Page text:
The problem is naturally worse for 18 to 21 year olds. The median earnings for this group is less than £10,000 per annum and only a quarter of them earn over £15,000 a year. It’s not surprising that 75% of them still live at home with their parents and they have average debts of £2,400.

These figures really bring to life the challenge of getting young people to agree to put aside some of their earnings to save for a pension that they won’t get until 2060 or whenever. The inertia of auto-enrolment is working pretty well but we might need to bring back compulsory membership of pension schemes once the contribution rates become more realistic to provide a decent pension.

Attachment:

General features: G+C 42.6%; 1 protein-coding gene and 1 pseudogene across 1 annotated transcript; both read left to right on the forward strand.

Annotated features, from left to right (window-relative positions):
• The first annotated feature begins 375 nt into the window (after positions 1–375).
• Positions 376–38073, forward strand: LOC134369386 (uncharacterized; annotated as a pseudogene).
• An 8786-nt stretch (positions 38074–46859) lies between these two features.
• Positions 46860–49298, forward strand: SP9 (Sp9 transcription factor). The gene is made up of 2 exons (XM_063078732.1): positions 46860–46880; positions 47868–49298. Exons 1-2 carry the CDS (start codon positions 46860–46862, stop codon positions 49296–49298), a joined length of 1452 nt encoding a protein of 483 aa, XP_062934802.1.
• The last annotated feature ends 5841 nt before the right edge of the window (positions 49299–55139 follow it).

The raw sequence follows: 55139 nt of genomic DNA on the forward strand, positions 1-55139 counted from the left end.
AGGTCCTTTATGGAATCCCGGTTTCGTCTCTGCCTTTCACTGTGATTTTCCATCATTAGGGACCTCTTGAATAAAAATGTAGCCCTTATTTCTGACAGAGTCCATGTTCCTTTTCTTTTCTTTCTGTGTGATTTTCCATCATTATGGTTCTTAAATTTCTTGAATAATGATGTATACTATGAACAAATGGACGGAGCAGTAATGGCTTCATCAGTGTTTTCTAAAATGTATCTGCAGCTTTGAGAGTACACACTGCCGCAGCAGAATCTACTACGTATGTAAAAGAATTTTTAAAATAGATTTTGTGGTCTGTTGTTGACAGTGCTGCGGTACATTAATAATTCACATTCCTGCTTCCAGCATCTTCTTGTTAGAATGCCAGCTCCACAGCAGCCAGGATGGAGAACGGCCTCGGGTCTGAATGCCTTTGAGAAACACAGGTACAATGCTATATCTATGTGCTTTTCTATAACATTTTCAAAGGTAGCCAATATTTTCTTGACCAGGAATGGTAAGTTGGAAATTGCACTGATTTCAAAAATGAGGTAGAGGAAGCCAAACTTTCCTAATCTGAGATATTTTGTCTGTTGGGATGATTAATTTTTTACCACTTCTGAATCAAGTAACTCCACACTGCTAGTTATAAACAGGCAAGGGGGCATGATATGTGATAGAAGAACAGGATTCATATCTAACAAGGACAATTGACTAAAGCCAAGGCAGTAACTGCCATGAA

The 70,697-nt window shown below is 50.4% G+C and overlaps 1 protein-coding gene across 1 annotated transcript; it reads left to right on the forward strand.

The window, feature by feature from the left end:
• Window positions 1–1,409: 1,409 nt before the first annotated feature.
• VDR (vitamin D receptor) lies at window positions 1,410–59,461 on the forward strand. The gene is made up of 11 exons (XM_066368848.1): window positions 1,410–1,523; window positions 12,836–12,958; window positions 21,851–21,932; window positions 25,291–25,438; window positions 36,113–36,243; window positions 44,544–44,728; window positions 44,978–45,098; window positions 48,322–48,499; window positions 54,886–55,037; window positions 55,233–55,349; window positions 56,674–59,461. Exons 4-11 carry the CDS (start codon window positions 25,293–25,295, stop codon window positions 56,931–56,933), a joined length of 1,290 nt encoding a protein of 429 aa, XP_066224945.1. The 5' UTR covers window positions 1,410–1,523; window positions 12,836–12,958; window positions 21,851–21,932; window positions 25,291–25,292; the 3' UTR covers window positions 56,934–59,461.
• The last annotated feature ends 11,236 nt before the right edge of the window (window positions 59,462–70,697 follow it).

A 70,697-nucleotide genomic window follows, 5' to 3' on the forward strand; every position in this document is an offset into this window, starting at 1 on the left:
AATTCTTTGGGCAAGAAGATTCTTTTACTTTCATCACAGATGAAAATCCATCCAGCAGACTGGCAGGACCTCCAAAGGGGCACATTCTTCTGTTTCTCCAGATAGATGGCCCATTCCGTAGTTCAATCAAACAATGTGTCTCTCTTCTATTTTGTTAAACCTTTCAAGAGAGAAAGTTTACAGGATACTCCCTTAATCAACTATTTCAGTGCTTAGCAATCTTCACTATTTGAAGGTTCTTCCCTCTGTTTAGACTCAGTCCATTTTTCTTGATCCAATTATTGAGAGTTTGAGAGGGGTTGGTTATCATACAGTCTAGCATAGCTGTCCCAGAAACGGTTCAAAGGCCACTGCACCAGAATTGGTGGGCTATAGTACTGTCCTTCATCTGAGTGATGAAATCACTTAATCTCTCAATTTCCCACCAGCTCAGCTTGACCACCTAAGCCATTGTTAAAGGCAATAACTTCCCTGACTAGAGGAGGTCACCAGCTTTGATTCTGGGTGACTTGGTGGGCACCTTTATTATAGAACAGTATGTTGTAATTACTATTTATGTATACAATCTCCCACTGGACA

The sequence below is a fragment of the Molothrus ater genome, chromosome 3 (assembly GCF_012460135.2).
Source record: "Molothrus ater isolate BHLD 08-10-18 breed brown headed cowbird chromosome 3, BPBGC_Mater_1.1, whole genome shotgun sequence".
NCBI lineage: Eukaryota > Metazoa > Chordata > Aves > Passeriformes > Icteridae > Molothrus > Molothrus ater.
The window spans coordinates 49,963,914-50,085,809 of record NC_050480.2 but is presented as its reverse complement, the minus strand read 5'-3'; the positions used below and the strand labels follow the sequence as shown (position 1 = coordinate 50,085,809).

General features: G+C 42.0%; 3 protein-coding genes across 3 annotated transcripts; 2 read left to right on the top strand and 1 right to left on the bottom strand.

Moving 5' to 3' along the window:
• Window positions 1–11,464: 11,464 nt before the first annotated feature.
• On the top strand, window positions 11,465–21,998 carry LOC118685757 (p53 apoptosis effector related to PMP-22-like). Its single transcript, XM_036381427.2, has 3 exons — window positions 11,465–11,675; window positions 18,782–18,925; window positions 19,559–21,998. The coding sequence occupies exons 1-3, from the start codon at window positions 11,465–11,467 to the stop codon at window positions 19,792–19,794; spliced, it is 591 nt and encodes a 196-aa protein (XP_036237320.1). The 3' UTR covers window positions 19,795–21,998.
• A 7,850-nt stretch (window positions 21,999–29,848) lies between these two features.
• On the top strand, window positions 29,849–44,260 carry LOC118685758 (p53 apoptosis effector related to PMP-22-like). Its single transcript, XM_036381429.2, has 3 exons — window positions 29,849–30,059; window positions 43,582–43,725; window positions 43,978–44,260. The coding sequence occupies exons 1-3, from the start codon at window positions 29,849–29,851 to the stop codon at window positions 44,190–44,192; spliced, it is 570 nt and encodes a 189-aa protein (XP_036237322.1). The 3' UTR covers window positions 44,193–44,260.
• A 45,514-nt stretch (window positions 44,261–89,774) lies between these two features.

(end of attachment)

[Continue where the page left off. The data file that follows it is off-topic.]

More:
My dad once told me how much he had resented the “2 and 6” he was forced to contribute to his pension scheme. Obviously I am too young to understand what “2 and 6” means but I gather it was a reference to some money that wasn’t a huge amount but would have come in handy for a newly qualified teacher with a young family. As he got closer to retirement he realised that it was actually the best thing that had ever happened to him financially as he knew that he wouldn’t starve in retirement and, more importantly, he’d still be able to provide for his wife and children. Perhaps the time is coming when pensions should again be compulsory so that young people will get the same protection in future.